These reports border on proof that the ETIs know what our weapons are, perhaps even know when we are getting ready to use them. Another indication of weapons awareness is the SAC base reports also belatedly known to the public through FOIA lawsuits. Quoting lawyer Peter Gersten (Reference B, bibliography):
Many other examples could be cited from UFO history to demonstrate an apparent pattern of the ETIs "watching" our technological development, especially our propulsion (delivery) capabilities, our actions in warfare, our nuclear technology ... and our reaching out into space. Wherever they come from, it may be that we are beginning to pose a threat to them because (a) we can now send space vehicles to the outer planets and beyond, (b) we are warlike, and (c) we have nuclear weapons.
As early as 1958 a Yale University social scientist, Dr. Harold D. Lasswell, in discussing space travel, suggested:
That ETIs would be interested in our sources and applications of energy follows logically from their interest in our strategic technology, but it is difficult to establish any clear correlation. My private studies convince me that an interest has been displayed in atomic energy facilities and petroleum-related activities. Map plotting shows a significant concentration of sightings in New Mexico, counter to population trends. New Mexico is extraordinarily high in both strategic facilities and mineral production.
Another State with a significant number of close-range UFO sightings in comparison to its population (see Table 7) is Missouri. A separate study by Ted Phillips of 2,108 CE II physical trace cases shows that Missouri ranks third in number of such reports while ranking 13th in population. Missouri contains major aerospace activities, a leading weapons production facility, and is a significant producer of strategic metals and minerals. For the most part, as Table 7 illustrates, sighting frequency tends to reflect population.
Vehicle encounter cases, taken as a whole, could be interpreted as showing an interest in our uses of energy, what makes our vehicles tick. So can the numerous cases of aircraft and rocket pacings.
A possible progression of interest with time is intriguing, but remains only an intuition. During the 1940s and 1950s UFOs were particularly observed around aircraft and rockets. During the 1960s automobile encounter cases came to the fore. Also during the 1960s, when our space program reached the stage of lunar rockets and deep space probes, major waves of UFO sightings occurred after a lull of 7 years. Then, in the 1970s, the "petroleum connection" began to emerge.
It was almost as if the ETIs gradually figured out the motive power of our vehicles, monitoring the sites of advanced propulsion technology (White Sands, Cape Canaveral), checking our energy resources, and tracing our peculiar dependence on fossil fuels to the U.S. oil fields of the West and Southwest (e.g., Levelland and Damon, Texas sightings), and to the Arab nations of the Middle East. Whether a similar pattern has evolved in other countries is unknown.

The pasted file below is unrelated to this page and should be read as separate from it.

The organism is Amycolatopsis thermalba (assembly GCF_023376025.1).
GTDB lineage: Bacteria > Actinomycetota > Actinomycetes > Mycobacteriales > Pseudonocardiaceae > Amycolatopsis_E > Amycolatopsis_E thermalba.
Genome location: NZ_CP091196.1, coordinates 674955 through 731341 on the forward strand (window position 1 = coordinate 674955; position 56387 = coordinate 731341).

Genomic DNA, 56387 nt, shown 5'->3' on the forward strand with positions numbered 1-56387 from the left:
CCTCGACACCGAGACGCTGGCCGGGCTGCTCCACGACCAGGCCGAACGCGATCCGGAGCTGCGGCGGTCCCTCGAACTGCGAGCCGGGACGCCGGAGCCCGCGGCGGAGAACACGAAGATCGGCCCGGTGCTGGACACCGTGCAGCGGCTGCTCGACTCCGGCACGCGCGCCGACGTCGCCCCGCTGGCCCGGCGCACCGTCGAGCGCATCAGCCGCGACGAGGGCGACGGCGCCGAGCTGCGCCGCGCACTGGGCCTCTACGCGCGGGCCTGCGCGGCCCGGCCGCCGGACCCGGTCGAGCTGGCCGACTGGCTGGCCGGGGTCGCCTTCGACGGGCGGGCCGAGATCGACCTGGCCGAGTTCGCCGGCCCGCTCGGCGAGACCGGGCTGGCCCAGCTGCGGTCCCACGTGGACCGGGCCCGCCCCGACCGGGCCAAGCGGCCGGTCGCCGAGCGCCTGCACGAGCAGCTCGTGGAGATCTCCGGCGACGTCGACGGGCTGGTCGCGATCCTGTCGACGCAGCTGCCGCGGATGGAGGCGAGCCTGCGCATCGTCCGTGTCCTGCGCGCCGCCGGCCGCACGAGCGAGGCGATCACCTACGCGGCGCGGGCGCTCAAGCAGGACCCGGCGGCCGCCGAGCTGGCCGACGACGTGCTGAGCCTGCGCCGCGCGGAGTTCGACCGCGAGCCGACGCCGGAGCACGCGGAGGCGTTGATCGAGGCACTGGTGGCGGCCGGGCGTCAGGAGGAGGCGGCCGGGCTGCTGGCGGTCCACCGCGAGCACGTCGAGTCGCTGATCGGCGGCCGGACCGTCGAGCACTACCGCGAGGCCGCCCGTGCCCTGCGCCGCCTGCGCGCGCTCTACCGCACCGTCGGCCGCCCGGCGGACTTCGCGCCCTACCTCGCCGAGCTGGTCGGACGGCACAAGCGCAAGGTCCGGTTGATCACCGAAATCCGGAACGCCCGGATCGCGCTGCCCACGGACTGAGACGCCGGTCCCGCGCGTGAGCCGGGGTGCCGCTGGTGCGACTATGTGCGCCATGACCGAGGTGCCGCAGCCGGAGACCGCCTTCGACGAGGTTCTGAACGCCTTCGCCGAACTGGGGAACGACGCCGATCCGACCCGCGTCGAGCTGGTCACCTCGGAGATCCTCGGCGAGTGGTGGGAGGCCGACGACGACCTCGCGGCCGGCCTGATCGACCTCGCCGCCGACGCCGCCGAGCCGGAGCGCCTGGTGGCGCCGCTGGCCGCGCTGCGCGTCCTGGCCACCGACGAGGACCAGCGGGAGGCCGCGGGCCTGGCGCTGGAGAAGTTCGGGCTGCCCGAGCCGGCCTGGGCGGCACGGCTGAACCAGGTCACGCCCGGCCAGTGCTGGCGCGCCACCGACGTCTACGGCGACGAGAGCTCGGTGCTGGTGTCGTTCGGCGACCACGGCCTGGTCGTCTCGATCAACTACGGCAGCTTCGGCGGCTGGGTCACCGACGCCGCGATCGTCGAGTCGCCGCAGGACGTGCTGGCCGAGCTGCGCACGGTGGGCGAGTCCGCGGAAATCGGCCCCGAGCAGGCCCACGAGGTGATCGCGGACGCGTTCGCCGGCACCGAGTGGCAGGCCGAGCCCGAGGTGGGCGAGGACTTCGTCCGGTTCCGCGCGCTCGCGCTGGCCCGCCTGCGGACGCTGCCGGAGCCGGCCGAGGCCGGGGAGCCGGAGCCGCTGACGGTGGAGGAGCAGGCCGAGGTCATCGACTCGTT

At any rate, the 1973 UFO wave coincided with the OPEC embargo and the beginning of the U.S. petroleum supply crisis, and the 1978 Eastern Hemisphere wave (largely unreported in the U.S.) was focused in the oil-rich Arab nations. Was this only coincidence?
A series of UFO sightings occurred in Kuwait starting on November 9, 1978. As reported by P. G. Jacob, a marine biologist employed by the Kuwait Institute for Scientific Research, "All the sightings occurred in the oil fields of Kuwait Oil Company, the major oil producing concern in Kuwait:" The final sighting was November 21 over the Al Sabriyah oil field near the Iraqi border, and the UFO was photographed as it flew over a 20-foot water tower and hovered in the area for 30 minutes.
At one point Kuwait Oil Company technicians observed the landing and take-off of a soundless domed UFO which had a flashing red body light. Telecommunications were interrupted during the sighting, and an electrically operated oil pumping station near the landing site ceased to function. Similar E-M effects were noted during the other sightings.
From November 1978 through January 1979, UFOs were seen and photographed from several Arab nations over a wide area near the Persian Gulf coast opposite Iran. During the same time frame there were widespread sightings in Australia and New Zealand, including the famous New Zealand movie films taken from an aircraft in December. The movies received international news media attention, but the Arab oil field sightings and landing did not, at least not in the United States.